How can God be in everything I see?

If you are doing the Workbook this year, you are now coming up on Lessons 29 and 30, which are both about seeing God in everything. 29 is “God is in everything I see” and 30 is “God is in everything I see because God is in my mind.” I think Course students find these lessons puzzling. How can the world both be an illusion, so that “nothing I see means anything” (Lesson 1), and God be in everything I see?

It would be nice if we could just write off these two God lessons and see them as an isolated quirk. But they bill themselves as central. 29 says that its idea explains all previous and all subsequent lessons, and is “the whole basis for vision” (29.1:5). Then 30 says its idea “is the springboard for vision” (30.1:1). Let’s not forget that vision is the goal of the lessons and of the Course.

So rather than dodge the meaning of these lessons, let’s try to really get in touch with it. One thing that will help us is seeing these two lessons in their context in the Workbook. They actually stand at the end of a long progression. In the earliest lessons we focused on seeing the meaninglessness of both external forms and the thoughts that we project onto those forms. But we were told even then that there was something else we could see in those forms: “If you could accept the world as meaningless and let the truth be written upon it for you, it would make you indescribably happy” (W-pI.12.5:3). Since Lesson 20, this more positive focus has slowly been coming in. Since then we have been focusing in four key lessons on the desire for vision, which amounts to seeing the real truth “written upon” the world. Finally, in Lesson 28, we practiced wanting to see real purpose, “the purpose of the universe,” written on the meaningless objects out there.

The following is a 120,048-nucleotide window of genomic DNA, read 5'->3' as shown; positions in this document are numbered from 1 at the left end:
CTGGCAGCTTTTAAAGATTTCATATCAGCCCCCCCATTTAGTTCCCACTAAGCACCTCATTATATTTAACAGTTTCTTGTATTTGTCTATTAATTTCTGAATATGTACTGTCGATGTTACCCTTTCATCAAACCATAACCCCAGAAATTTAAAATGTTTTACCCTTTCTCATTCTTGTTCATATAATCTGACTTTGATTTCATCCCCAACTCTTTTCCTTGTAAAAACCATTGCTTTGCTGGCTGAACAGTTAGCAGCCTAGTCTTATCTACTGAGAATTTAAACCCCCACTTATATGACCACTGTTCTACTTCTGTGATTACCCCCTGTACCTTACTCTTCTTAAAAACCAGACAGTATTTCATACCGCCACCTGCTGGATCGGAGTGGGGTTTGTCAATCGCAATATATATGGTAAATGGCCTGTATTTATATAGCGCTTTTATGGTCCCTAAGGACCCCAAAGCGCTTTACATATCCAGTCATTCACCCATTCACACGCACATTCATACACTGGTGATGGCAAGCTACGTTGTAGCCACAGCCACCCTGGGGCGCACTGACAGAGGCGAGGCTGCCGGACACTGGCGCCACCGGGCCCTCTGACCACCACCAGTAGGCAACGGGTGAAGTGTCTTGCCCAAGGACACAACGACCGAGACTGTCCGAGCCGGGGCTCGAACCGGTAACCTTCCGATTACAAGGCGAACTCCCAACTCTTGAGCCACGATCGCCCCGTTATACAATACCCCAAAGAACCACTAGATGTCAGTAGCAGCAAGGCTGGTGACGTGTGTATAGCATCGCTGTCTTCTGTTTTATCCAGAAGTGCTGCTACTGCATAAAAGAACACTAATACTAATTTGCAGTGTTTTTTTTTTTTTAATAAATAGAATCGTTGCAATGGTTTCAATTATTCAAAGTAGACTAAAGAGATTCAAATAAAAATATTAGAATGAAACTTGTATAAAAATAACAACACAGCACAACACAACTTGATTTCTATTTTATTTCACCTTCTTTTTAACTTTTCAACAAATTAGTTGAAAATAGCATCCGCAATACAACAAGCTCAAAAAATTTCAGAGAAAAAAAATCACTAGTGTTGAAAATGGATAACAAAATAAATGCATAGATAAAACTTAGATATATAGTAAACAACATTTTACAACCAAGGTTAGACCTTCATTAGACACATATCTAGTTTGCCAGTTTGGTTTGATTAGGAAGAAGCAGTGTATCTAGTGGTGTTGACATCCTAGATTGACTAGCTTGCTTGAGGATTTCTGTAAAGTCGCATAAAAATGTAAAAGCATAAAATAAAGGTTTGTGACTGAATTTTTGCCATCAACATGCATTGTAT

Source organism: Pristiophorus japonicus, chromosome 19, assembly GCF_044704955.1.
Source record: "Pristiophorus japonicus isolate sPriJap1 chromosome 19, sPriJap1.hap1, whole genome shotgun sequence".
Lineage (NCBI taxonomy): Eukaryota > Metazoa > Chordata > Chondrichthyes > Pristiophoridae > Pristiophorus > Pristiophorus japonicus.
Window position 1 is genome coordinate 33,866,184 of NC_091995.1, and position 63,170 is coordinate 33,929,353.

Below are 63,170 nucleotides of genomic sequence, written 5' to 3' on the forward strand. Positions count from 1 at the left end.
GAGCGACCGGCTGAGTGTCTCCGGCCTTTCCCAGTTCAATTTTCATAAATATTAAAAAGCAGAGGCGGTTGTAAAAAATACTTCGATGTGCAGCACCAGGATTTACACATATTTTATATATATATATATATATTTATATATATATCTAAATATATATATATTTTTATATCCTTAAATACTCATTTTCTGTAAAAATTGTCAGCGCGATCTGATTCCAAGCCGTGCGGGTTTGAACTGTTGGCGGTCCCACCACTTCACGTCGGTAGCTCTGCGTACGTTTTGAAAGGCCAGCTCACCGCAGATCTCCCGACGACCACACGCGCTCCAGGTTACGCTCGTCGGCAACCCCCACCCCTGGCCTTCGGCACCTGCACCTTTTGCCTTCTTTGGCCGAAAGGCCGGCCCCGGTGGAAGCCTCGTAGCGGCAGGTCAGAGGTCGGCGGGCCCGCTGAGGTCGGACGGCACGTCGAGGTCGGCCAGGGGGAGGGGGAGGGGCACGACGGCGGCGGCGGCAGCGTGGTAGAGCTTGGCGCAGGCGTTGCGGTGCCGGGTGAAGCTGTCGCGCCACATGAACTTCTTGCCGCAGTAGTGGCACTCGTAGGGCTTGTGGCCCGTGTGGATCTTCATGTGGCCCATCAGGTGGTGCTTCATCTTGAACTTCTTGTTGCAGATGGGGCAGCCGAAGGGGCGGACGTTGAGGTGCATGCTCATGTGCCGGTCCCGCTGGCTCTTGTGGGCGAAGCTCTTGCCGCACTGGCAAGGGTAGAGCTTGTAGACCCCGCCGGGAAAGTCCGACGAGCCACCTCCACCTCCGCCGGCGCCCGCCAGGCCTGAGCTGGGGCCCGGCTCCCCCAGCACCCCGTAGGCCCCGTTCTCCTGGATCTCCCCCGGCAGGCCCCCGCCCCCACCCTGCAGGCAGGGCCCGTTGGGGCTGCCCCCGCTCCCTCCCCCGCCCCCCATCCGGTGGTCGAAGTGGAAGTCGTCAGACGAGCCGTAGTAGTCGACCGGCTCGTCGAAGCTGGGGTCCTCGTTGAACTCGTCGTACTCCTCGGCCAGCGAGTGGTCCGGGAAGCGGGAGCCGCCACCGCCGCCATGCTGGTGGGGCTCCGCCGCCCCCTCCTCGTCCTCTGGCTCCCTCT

All of this gives us a background for understanding what is meant here by seeing God in things. What we are seeing is God’s holy purpose that has been assigned to all things and is therefore the real purpose of all things. Lesson 29 is quite clear about this. In paragraph 2 it takes the previous day’s idea of seeing in a table the purpose of the universe and equates that with seeing “the purpose of its Creator” (2:5). What we are seeing in these objects, then, is God’s purpose.

This is confirmed in paragraph 3, which says that vision will show us “the holiness that lights up the world” (3:6). This holiness has just been called the “holy purpose” that things really have (3:5). So again what we are seeing is holy purpose.

This is also backed up by Lesson 30, “God is in everything I see because God is in my mind.” In this sense, then, the “God” we are seeing is something the mind can “project” onto the world’s familiar forms (the word “projection” is even used here, though qualified by quote marks). This fits if what we are talking about is God’s purpose that the mind can then “write on” physical forms (and which the Holy Spirit has Himself already “written on” those forms).

This also fits with the Text’s notion that seeing the real world means seeing the loving thoughts that contributed to the making of the world. Seeing the real world is described in one place as seeing “a blade of grass [as] a sign of God’s perfection” (T-17.II.6:3), which sounds very like to these two lessons, in two ways. First, we are seeing something of God in an ordinary object. Second, we are seeing God in that object because some kind of loving thought (or purpose) has been applied to it. So we seem to have the same basic idea here.